8. I can’t wait to see you dissect Mallory’s suits as they were my favorites in the film. Tanner’s weren’t bad either, but Mallory’s were timeless and very sharp.

  9. My wife was of the opinion a few years back that they should have considered Ralph Fiennes for the Bond role. It seems she may have been on to something! From what I can see from the images of his suits in this film, Fiennes does subtelty and distinction whereas the Ford stuff is just fashionable bling.

  10. The only descent look of the whole movie, the others were just awful, this look kind of reminded me of the 60s look; narrow tie that could pass for a grenadine because of the effect the pattern creates and the narrowness, and the flat folded hankerchief like in the famous goldfinger gray suit!

  11. I just have one question, I have been looking for the Tom Ford tie which bond wears through this new movie Skyfall, but I can’t find it anywhere. Does anyone know where I can find the Tom Ford tie?

    • Tom Ford has sold some of the ties (or similar ones) in wider width, but they don’t sell the ties as they appear in the movie. They sell James Bond ties, which do not match up with the ones in the movie.

      • I messaged Magnoli concerning this tie, because for me it was surprising that he already had a replica of the tie counting the fact that the movie has just been released, i asked if pattern was 100% right or improvements in pattern accuracy could come, he told me that the tie is as close to the original as he can get basing it in high resolution images without having the original ford tie in hand.

  12. As a life long fan of Bond and also very appreciative of Tom Fords talents I was disappointed in Daniel Craig’s suitings. In my opinion they looked more Ralph Lauren’s Black label as well as “skimpy” and as a result cheap. Casino Royale and Quantam did both Bond and Ford right.

  13. Here’s my opinion for what it’s worth: While I like the styles chosen (single vented dinner jacket notwithstanding) and would personally wear them, the fit of said items left a lot to be desired as well as the choice to use them on a character defined by his British-ness…

  14. Does anyone else think that Bond’s pocket square handkerchief is just a little too neat?

    Connery was a big fan of the pocket square and generally affected the straight fold too, but somehow generally gave the impression that it had been elegantly stuffed into his breast pocket rather than artfully ironed and carefully placed.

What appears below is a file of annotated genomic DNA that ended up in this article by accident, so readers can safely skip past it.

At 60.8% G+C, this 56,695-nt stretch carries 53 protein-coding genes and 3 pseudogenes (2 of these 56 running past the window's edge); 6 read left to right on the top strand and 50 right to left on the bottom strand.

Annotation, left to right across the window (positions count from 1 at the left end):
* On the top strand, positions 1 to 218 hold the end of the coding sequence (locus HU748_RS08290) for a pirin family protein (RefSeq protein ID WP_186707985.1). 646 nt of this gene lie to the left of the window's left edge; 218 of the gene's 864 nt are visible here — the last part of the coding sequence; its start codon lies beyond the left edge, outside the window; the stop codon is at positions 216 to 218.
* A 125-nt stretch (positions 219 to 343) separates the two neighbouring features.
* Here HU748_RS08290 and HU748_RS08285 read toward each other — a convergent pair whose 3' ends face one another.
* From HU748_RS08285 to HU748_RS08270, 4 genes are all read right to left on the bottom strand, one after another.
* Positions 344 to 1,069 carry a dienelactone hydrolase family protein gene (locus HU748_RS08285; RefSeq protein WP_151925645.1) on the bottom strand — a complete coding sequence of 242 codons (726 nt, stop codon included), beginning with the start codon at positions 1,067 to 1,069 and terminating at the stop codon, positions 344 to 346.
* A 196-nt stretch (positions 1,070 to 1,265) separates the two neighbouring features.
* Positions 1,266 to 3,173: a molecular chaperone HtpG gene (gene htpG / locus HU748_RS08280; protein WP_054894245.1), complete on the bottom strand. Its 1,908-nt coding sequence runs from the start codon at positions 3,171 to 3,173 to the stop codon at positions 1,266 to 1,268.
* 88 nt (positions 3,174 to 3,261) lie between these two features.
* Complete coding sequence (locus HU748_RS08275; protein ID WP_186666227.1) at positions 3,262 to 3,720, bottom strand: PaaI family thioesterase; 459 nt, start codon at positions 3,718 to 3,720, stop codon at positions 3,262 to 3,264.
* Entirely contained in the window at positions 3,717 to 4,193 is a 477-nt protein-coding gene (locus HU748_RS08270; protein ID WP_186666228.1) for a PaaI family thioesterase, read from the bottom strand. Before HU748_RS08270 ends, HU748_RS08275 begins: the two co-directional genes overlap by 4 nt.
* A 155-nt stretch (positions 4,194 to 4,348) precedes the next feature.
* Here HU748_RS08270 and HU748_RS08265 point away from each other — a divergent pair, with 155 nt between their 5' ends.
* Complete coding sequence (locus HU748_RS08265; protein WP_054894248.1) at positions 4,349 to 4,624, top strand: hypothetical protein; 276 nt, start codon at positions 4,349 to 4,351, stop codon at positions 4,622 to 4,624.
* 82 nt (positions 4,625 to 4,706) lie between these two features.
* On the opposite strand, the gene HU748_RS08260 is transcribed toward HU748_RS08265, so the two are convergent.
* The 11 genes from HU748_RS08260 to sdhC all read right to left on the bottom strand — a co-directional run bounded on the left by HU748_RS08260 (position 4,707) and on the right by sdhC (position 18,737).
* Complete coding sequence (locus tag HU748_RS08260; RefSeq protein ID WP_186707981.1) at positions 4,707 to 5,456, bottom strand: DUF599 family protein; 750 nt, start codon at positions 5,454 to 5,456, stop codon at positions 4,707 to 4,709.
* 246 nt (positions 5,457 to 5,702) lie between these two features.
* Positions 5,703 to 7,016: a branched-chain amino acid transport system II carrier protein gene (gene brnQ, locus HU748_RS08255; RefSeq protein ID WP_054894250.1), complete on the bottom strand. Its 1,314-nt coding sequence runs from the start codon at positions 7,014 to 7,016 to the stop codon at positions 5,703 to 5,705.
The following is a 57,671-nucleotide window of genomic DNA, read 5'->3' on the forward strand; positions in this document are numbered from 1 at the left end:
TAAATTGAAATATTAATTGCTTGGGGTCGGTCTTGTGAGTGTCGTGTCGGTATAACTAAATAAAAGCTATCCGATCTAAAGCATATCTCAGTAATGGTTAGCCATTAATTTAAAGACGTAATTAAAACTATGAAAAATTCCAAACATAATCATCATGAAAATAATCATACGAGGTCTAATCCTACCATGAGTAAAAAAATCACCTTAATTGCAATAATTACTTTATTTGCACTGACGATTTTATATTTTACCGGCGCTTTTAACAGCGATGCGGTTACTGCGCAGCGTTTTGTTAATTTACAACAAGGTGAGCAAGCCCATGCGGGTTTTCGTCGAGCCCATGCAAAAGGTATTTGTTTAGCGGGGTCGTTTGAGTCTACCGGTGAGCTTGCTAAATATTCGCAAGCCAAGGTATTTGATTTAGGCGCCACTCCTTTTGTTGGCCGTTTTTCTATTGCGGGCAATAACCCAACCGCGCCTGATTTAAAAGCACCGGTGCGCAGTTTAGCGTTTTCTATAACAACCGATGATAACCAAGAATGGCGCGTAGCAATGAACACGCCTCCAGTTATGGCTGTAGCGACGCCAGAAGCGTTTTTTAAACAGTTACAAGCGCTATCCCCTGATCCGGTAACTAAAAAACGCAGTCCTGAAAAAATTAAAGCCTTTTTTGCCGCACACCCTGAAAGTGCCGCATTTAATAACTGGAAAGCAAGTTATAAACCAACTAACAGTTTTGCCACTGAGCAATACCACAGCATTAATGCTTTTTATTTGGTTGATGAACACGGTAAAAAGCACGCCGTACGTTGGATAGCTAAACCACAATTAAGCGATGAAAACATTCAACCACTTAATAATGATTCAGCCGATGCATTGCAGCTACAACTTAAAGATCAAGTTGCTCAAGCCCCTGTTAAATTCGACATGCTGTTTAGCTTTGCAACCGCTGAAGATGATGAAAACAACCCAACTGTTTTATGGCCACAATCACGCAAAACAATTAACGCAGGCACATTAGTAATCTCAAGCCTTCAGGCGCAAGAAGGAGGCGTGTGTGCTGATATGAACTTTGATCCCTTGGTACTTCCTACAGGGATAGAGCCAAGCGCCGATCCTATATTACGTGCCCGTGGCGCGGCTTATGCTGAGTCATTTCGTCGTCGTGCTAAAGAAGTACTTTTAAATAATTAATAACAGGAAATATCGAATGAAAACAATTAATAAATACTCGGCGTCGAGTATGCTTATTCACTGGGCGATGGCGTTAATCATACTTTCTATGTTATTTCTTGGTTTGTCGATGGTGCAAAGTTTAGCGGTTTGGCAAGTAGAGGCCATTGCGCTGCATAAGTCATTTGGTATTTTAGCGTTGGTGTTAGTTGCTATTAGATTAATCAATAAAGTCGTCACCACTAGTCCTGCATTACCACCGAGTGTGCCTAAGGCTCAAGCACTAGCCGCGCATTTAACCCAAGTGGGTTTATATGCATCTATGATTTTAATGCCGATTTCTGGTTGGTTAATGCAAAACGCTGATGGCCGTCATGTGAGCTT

• This really isn’t any different than what Connery wore. His handkerchiefs were also neatly folded. A linen or cotton handkerchief should be done this way, as opposed to Pierce Brosnan’s puffed silk handkerchiefs. I don’t think there’s anything affected with a simple fold. What’s affected are some of the fancy folds, like the 3-point or an accordion fold.

  15. It is a very beautiful suit, but why is Bond wearing black socks to a grey suit? And Bond is a Gentleman not a show-off. But a real Gentleman would never leave the lowest button of the sleeves open, to show everybody that his suit is bespoke…

  16. Bond’s greatest wardrobe troubles always seem to result from getting a little too caught up in the trends. The over-wide lapels from Moonraker and the ill-fitting clothes from Licence to Kill are good examples. I’ve got no problems with the cuts flowing from narrow to wide and narrow again with the passage of time, but Bond calls for subtle nods to the shifting trends, not a full-fledged embrace of fleeting fashion. Skyfall over-did it, and made Daniel Craig look like he was dressed in grey cling-wrap. For that effect, I could get the same thing off the rack at J. Crew. Maybe I’m a little too harsh, but here’s to hoping the costume designer for Bond 24 goes a little bit more classic.

    P.S. Very much like the blog Matt. Maybe one of these days, I’ll be able to afford to act on all of this information.

  17. While I do think the fit is a too tight, I kind of like the color and style of this suit. I think the color and texture of the pick-and-pick material looks beautiful. A suit with this material with a more classic cut and double vents would be awesome!

  18. I’m happy to say I have got my first bespoke suit being made! After bouncing around a lot of ideas I went with a mid-grey Sharkskin from Holland and Sherry. Its a shade darker, and a little less flashy, than the suit Craig wears in this post. It still had good surface contrast, unlike the dark grey and charcoal sharkskin fabrics I looked at, but I felt it was a little more business appropriate than the black and white sharkskin. I got several Bondian details, including roped sleeve heads, and I ordered two pairs of trousers, one with slide buckle adjusters, and the other with the DAKS style adjusters. The tailor was impressed with my knowledge, and I have you and this blog to thank Matt!